I have an abnormal Pap smear, my family doctor advised me that I need colposcopy. What is colposcopy?
Examination of cervix (neck of the womb) with magnifying binocular and light is called Colposcopy. The Colposcope is a binocular microscope which allows magnification of the cervix.
Will I have anaesthetic?
No anaesthetic is required.
Do I need to be admitted to a Hospital?
No you can have the examination as an office procedure.
How the examination is done?
You will lie on a special couch on your back. Your legs will be supported with your knees apart as in Pap smear. A speculum is introduced and the vagina is stretched with the speculum to expose your cervix. A special solutions; weak acetic acid (vinegar) and Iodine are applied to cervix to highlight the abnormal areas if present. Your Gynaecologist will then take very small samples of tissues (biopsies) from the cervix by special long instrument (punch biopsy forceps). The samples are sent to the laboratory to be examined by a pathologist to assess the problems if present.
Abnormal results are reported as follows
Low Grade Squamous Intraepithelial Lesion (LGSIL) (CIN I : Cervical Intraepithelial Neoplasia Grade I ):
The abnormal cells occupy one third of thickness of skin covering the cervix.
High Grade Squamous Intraepithelial Lesion (HGSIL) (CIN II & III : Cervical Intraepithelial Neoplasia Grade II & III):
The abnormal cells occupy two thirds or full thickness of skin covering the cervix.
The above are not cancer
Abnormal cells broke through basement membrane to a minor degree
Where malignant cells have broke through basement membrane more than 3 mm or involved blood or lymph vessels.
In many cases of CIN 1, cells return to normal without treatment.
With CIN 2 and CIN 3 there is more risk of progression to cervical cancer. But only a proportion of even the most severe cases of CIN will become cervical cancer, and this may take around 10 years.
Sometimes CIN 3 is called carcinoma in situ (CIS). This means that the biopsy showed that the cells were cancerous, but were all contained within the covering skin / mucosa of the cervix. Cancer can still be prevented if the affected area is removed. You will not be diagnosed with cancer itself unless the cells break through the bottom layer of your cervix's skin into the tissue beneath.
How will I be treated ?
There are a number of treatments for abnormal cells.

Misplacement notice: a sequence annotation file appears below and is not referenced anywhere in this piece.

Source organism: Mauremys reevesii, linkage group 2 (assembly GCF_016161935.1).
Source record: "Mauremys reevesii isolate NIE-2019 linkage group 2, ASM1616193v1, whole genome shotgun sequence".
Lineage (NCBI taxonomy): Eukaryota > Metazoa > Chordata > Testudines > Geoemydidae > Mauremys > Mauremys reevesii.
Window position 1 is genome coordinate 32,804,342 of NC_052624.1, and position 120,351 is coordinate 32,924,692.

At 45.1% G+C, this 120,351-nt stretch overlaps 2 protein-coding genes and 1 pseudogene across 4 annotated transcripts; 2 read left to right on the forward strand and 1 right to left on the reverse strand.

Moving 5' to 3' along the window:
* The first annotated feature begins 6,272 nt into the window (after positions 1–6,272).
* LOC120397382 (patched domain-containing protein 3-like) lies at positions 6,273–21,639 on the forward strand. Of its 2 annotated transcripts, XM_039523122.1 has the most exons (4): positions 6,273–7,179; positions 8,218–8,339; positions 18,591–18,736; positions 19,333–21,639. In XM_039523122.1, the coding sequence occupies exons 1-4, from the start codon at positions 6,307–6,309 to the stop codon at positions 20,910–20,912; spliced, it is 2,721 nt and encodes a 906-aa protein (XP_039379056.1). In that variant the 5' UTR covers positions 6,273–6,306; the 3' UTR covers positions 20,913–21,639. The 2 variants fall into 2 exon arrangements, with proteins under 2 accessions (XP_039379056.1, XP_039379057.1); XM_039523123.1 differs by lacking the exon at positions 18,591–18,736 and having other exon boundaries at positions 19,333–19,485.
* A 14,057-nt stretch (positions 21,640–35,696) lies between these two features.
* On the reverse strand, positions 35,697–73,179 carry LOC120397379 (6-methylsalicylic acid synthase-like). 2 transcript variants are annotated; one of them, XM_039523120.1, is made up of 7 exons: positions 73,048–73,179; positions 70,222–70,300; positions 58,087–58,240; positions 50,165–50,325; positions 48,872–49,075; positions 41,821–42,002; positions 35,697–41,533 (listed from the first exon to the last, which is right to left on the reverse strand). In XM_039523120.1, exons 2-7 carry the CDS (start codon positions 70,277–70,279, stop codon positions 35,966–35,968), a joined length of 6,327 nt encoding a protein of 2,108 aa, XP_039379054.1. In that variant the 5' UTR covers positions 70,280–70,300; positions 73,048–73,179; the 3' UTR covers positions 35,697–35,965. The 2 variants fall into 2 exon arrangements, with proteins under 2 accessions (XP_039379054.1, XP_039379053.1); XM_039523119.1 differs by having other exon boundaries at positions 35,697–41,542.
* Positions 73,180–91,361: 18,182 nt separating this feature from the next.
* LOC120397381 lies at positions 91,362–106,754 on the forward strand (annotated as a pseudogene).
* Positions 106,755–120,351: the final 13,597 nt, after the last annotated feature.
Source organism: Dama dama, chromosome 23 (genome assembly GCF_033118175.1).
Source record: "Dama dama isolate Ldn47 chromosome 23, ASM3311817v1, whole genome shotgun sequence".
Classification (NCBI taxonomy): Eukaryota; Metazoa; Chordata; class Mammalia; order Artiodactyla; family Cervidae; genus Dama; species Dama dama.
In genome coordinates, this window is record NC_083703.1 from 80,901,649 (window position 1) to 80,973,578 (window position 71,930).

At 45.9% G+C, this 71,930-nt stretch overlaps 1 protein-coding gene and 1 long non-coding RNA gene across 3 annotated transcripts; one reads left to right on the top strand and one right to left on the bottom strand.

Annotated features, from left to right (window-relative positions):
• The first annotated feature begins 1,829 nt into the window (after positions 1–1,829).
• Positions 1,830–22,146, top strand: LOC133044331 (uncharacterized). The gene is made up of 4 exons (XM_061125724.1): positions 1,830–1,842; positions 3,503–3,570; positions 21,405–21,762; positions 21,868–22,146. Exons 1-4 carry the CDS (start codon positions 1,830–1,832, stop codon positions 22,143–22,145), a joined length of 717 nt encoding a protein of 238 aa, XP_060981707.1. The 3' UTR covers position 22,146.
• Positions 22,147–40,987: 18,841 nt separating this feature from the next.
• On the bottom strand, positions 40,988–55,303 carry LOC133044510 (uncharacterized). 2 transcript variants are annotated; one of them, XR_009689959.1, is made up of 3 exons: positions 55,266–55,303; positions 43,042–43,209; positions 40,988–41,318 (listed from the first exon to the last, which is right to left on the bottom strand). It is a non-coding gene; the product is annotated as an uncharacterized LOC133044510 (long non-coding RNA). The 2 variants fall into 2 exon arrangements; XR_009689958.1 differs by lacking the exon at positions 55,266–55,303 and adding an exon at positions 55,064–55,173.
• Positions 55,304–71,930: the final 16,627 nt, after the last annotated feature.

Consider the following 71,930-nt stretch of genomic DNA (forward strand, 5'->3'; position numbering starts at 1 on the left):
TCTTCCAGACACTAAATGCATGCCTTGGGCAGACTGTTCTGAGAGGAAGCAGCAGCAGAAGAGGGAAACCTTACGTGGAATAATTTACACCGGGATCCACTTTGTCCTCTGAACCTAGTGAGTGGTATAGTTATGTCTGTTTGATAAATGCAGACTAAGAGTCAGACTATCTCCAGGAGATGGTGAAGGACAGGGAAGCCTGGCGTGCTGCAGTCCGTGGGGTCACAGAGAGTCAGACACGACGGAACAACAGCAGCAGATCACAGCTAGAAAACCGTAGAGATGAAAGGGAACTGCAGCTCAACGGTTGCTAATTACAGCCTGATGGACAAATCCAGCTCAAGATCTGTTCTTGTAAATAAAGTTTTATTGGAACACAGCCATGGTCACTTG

Most of these treatments take place at an out-patient appointment in a colposcopy clinic. The procedures are done under local anaesthetic that numbs the area but you will be awake.
Other treatments require an overnight stay in hospital and use general anaesthetic, which means that you will be asleep throughout the procedure and will feel no pain.
LETZ or loop diathermy
In a LETZ ( loop excision of the transformation zone) procedure, a loop of wire is heated by an electric current will be used to remove the abnormal cells. The cells are not destroyed so the tissue can be sent to a laboratory for testing.
A laser beam will be pointed at the abnormal area which burns away the abnormal area.
Uses heat to destroy abnormal cells. A hot probe will be used to burn away the abnormal cells.
Uses a probe to freeze the abnormal area to destroy the cells.
This minor operation removes the whole area where there might be abnormal cells. You may have cone biopsy under general or local anaesthetic and occasionally need hospital overnight stay.
This is a major operation in which the cervix and womb are removed. Occasionally your gynaecologist recommends a hysterectomy for CIN. It is usually only considered if you are past the menopause, have had all the children you want, your periods are heavy, your uterus have large fibroids, or have been diagnosed with invasive cervical cancer.
A follow up colposcopy is sometimes required 4-6 months post surgery.
After treatment, you should be screened every year.
The number of yearly screening tests you should have will depend on how abnormal your cells were and whether they were completely removed.